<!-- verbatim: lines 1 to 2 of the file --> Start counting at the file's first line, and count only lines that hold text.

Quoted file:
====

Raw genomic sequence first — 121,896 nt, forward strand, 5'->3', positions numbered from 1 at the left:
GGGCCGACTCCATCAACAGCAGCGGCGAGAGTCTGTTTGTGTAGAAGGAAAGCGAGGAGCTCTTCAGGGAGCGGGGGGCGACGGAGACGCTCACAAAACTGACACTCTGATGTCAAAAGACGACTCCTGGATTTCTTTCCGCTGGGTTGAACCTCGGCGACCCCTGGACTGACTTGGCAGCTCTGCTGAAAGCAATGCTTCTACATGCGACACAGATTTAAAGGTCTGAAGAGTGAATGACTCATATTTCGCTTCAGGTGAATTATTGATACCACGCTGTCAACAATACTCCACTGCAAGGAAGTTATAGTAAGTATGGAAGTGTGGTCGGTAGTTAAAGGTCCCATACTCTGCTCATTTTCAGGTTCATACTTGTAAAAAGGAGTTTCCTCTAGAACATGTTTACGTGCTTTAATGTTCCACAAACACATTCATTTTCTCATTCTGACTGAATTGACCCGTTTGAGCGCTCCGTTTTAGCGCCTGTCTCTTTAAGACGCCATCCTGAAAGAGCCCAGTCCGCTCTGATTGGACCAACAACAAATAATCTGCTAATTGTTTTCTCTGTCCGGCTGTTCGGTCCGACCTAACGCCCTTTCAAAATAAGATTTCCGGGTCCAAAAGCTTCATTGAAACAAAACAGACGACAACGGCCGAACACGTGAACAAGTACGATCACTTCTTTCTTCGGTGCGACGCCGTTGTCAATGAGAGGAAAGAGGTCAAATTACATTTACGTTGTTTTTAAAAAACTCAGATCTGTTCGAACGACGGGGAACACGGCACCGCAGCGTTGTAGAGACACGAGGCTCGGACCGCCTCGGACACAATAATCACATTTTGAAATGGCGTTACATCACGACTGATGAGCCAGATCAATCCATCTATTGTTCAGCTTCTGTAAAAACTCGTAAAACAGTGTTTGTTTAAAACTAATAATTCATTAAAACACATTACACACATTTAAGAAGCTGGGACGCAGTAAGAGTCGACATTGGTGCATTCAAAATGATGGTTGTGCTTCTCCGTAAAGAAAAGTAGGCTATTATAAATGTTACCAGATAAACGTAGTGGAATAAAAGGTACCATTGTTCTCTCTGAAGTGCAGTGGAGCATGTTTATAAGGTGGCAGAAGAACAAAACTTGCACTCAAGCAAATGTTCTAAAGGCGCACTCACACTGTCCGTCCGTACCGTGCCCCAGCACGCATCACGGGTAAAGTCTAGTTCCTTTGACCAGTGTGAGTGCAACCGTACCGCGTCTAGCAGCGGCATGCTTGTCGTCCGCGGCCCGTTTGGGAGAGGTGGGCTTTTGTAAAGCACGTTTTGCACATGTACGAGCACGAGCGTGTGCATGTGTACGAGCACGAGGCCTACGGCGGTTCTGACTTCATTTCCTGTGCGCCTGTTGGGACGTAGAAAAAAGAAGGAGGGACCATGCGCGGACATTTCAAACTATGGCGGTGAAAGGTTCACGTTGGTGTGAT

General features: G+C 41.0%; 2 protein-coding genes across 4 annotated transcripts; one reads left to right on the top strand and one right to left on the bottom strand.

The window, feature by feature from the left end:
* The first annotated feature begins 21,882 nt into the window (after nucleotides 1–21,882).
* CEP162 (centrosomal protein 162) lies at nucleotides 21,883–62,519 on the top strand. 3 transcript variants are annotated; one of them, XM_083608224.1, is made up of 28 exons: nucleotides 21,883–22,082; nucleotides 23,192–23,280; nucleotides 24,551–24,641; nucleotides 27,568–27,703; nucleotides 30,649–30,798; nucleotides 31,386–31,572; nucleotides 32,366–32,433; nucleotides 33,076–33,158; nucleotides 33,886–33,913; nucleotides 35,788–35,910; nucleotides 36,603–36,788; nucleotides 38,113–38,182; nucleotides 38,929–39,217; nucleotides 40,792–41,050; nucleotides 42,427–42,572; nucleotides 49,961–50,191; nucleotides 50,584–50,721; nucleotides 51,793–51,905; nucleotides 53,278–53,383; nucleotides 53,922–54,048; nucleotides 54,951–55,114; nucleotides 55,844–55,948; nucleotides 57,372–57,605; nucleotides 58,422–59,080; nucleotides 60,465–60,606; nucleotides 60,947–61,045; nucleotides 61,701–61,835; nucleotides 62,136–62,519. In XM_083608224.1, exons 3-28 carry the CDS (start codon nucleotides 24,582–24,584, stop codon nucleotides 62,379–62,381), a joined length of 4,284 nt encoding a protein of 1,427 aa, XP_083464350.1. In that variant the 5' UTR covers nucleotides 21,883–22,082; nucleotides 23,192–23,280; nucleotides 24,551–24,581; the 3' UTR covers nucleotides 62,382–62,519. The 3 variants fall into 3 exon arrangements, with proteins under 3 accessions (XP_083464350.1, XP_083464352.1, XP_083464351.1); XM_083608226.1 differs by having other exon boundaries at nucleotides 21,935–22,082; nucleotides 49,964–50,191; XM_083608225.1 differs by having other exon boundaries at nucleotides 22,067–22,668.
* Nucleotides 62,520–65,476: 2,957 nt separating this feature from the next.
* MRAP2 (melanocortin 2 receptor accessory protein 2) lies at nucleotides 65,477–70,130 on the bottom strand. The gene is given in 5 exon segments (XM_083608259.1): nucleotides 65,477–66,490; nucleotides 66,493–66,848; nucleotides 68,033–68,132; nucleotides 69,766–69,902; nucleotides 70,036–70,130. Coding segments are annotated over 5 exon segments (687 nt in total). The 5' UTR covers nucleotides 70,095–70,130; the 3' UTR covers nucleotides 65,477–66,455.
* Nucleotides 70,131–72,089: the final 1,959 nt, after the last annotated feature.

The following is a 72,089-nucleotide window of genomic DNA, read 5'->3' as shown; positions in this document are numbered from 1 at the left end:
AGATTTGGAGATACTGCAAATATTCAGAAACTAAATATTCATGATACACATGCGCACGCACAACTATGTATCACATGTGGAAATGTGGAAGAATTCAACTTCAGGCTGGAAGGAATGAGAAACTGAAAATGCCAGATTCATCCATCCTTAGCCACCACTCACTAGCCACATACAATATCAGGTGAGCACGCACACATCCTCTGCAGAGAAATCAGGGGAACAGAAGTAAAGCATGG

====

Raw genomic sequence first — 121,896 nt, forward strand, 5'->3', positions numbered from 1 at the left:
GGGCCGACTCCATCAACAGCAGCGGCGAGAGTCTGTTTGTGTAGAAGGAAAGCGAGGAGCTCTTCAGGGAGCGGGGGGCGACGGAGACGCTCACAAAACTGACACTCTGATGTCAAAAGACGACTCCTGGATTTCTTTCCGCTGGGTTGAACCTCGGCGACCCCTGGACTGACTTGGCAGCTCTGCTGAAAGCAATGCTTCTACATGCGACACAGATTTAAAGGTCTGAAGAGTGAATGACTCATATTTCGCTTCAGGTGAATTATTGATACCACGCTGTCAACAATACTCCACTGCAAGGAAGTTATAGTAAGTATGGAAGTGTGGTCGGTAGTTAAAGGTCCCATACTCTGCTCATTTTCAGGTTCATACTTGTAAAAAGGAGTTTCCTCTAGAACATGTTTACGTGCTTTAATGTTCCACAAACACATTCATTTTCTCATTCTGACTGAATTGACCCGTTTGAGCGCTCCGTTTTAGCGCCTGTCTCTTTAAGACGCCATCCTGAAAGAGCCCAGTCCGCTCTGATTGGACCAACAACAAATAATCTGCTAATTGTTTTCTCTGTCCGGCTGTTCGGTCCGACCTAACGCCCTTTCAAAATAAGATTTCCGGGTCCAAAAGCTTCATTGAAACAAAACAGACGACAACGGCCGAACACGTGAACAAGTACGATCACTTCTTTCTTCGGTGCGACGCCGTTGTCAATGAGAGGAAAGAGGTCAAATTACATTTACGTTGTTTTTAAAAAACTCAGATCTGTTCGAACGACGGGGAACACGGCACCGCAGCGTTGTAGAGACACGAGGCTCGGACCGCCTCGGACACAATAATCACATTTTGAAATGGCGTTACATCACGACTGATGAGCCAGATCAATCCATCTATTGTTCAGCTTCTGTAAAAACTCGTAAAACAGTGTTTGTTTAAAACTAATAATTCATTAAAACACATTACACACATTTAAGAAGCTGGGACGCAGTAAGAGTCGACATTGGTGCATTCAAAATGATGGTTGTGCTTCTCCGTAAAGAAAAGTAGGCTATTATAAATGTTACCAGATAAACGTAGTGGAATAAAAGGTACCATTGTTCTCTCTGAAGTGCAGTGGAGCATGTTTATAAGGTGGCAGAAGAACAAAACTTGCACTCAAGCAAATGTTCTAAAGGCGCACTCACACTGTCCGTCCGTACCGTGCCCCAGCACGCATCACGGGTAAAGTCTAGTTCCTTTGACCAGTGTGAGTGCAACCGTACCGCGTCTAGCAGCGGCATGCTTGTCGTCCGCGGCCCGTTTGGGAGAGGTGGGCTTTTGTAAAGCACGTTTTGCACATGTACGAGCACGAGCGTGTGCATGTGTACGAGCACGAGGCCTACGGCGGTTCTGACTTCATTTCCTGTGCGCCTGTTGGGACGTAGAAAAAAGAAGGAGGGACCATGCGCGGACATTTCAAACTATGGCGGTGAAAGGTTCACGTTGGTGTGAT